Head-mounted display prototype
Head-mounted display used to develop prototypes for medical AR systems. The displays has been developed in Munich – but is not conceived for use in the operating theatre (too many cables, too heavy)

Article • Augmented Reality in the operating theatre

Virtual data merges with a real body

Medical Augmented Reality (AR) assistance systems overlay information onto a surgeon’s field of view. This technology is complex and expensive. Therefore, the procedure must offer a big advantage compared to conventional treatment and diagnostic methods to qualify for standard use.

Report: Anja Behringer

The objective is a system that shows a surgeon a 3-D image of inside the body plus instruments used during surgery – and not on an additional screen but with a direct view of the patient. 

For the system to improve matters it must be easy to use, show relevant information and be easy to integrate into established workflow. Computer scientists merge existing and processed data with camera images of the real environment. 

The C-arm, which with the help of AR lowers radiation exposure for patients by factor 40, has proved its value for some years. The challenges that medical technicians still faced three years ago, such as problems with imaging, reliable and precise tracking or issues around data preparation and visualisation have considerably reduced. Real-time imaging and visualisation are now so refined that AR systems can be utilised for an increasing number of applications.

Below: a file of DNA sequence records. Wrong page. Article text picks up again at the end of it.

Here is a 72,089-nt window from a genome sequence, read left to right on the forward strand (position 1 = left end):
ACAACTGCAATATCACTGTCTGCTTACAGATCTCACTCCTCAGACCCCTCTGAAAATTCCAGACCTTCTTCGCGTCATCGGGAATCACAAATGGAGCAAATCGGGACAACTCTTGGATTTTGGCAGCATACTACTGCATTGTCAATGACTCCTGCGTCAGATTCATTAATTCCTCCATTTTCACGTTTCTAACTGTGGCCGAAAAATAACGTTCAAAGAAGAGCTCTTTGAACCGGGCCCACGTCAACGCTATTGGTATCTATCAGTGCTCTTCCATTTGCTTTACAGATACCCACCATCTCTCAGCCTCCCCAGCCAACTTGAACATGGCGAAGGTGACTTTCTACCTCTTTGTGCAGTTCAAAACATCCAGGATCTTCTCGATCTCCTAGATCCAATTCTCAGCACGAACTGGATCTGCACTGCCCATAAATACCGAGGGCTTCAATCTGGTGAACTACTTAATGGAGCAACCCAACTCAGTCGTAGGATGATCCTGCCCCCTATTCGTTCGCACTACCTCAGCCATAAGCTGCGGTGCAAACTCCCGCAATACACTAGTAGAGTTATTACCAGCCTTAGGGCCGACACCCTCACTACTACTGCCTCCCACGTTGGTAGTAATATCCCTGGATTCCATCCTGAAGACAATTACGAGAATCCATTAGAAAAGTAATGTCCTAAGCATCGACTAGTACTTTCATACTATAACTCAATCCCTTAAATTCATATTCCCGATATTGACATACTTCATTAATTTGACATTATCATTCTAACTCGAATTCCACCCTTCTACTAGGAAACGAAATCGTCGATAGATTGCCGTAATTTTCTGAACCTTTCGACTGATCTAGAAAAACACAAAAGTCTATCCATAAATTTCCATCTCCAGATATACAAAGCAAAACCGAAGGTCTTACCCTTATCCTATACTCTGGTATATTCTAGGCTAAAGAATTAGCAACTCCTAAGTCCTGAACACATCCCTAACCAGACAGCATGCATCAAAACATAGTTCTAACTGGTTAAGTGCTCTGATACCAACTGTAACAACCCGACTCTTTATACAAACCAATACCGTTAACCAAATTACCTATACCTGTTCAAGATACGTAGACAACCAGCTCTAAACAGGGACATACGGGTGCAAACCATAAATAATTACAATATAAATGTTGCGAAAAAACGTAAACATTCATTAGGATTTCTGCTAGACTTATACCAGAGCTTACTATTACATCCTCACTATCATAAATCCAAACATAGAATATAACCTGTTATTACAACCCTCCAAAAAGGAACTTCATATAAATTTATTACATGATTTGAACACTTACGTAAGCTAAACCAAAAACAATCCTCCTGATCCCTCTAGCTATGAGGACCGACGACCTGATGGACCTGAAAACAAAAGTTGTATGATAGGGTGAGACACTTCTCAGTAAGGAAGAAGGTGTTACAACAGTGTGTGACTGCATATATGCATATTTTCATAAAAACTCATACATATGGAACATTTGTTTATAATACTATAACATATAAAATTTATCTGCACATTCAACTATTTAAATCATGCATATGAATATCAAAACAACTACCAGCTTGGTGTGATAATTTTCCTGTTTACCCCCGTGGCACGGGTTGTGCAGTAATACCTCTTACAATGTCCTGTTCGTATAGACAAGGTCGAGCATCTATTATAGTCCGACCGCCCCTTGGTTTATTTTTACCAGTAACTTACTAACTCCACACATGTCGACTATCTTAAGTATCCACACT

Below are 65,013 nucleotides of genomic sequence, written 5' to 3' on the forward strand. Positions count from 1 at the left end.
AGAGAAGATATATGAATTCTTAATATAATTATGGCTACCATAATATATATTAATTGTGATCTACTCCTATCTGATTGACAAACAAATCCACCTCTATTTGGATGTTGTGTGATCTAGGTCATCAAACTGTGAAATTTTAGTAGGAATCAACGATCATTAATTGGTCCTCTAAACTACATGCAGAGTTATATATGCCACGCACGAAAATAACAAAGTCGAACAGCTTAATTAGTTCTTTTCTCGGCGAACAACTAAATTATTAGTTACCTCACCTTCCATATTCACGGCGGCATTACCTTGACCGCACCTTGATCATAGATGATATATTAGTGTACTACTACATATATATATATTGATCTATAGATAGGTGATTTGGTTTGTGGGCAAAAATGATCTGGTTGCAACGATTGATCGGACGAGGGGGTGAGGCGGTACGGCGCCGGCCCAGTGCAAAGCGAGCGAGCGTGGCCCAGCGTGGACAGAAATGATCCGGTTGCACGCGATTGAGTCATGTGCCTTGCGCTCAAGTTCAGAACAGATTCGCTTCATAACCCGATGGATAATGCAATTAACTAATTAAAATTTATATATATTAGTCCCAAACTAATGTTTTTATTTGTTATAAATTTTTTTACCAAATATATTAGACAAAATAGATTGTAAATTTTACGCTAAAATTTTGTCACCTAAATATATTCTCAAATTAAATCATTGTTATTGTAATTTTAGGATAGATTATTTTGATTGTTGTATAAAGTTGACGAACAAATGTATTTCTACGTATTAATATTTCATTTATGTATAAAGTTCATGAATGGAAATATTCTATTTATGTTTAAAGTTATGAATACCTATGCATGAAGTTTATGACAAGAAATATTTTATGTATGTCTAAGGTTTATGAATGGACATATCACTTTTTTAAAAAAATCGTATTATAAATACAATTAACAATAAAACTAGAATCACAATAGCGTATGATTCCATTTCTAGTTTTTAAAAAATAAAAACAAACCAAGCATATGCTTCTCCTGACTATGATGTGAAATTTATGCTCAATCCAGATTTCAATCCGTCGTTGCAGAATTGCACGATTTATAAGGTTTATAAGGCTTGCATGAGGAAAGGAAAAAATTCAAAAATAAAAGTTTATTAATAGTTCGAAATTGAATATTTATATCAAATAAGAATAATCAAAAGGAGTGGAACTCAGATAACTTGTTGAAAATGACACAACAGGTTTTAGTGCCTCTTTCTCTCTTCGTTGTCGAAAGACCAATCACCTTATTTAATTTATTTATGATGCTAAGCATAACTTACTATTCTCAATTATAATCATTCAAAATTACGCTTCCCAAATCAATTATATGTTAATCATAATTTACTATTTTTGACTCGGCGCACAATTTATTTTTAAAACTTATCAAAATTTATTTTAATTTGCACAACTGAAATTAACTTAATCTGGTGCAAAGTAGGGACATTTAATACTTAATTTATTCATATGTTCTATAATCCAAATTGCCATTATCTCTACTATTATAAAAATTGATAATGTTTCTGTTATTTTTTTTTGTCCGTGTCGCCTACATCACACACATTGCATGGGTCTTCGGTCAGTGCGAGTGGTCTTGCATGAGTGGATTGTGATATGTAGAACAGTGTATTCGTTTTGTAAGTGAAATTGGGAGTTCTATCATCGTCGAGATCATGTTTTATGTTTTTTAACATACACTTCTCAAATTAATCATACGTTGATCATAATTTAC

During our interview, Dr Ulrich Eck, Senior Research Scientist for Computer Aided Medical Procedures and Augmented Reality at the Department of Informatics, Technical University of Munich, discussed some future applications.

‘Minimally invasive procedures use endoscopes for imaging,’ he began. ‘The surgeon mainly operates with the help of images transmitted by the endoscope. As the image data is acquired and visualised electronically this type of platform is particularly suitable for the visualisation of additional information, such as pre-operative image data (CT/MRI/PET), or intra-operative image data (US/OCT). 


Data glasses for use in the operating theatre

‘Planning data can also be visualised for interventions. One particular challenge is the provision of relevant information for the surgeon for every step, at just the right time. The AR system must automatically detect in which phase the current procedure is.’

‘The use of data glasses during surgery is an interesting concept, but there are still some unanswered questions, such as issues of ergonomics and sterilisation. The integration of data glasses also changes workflows – similar to the use of navigation systems. Effort and result must have a meaningful ratio, and it’s not obvious which interventions are most suitable for this.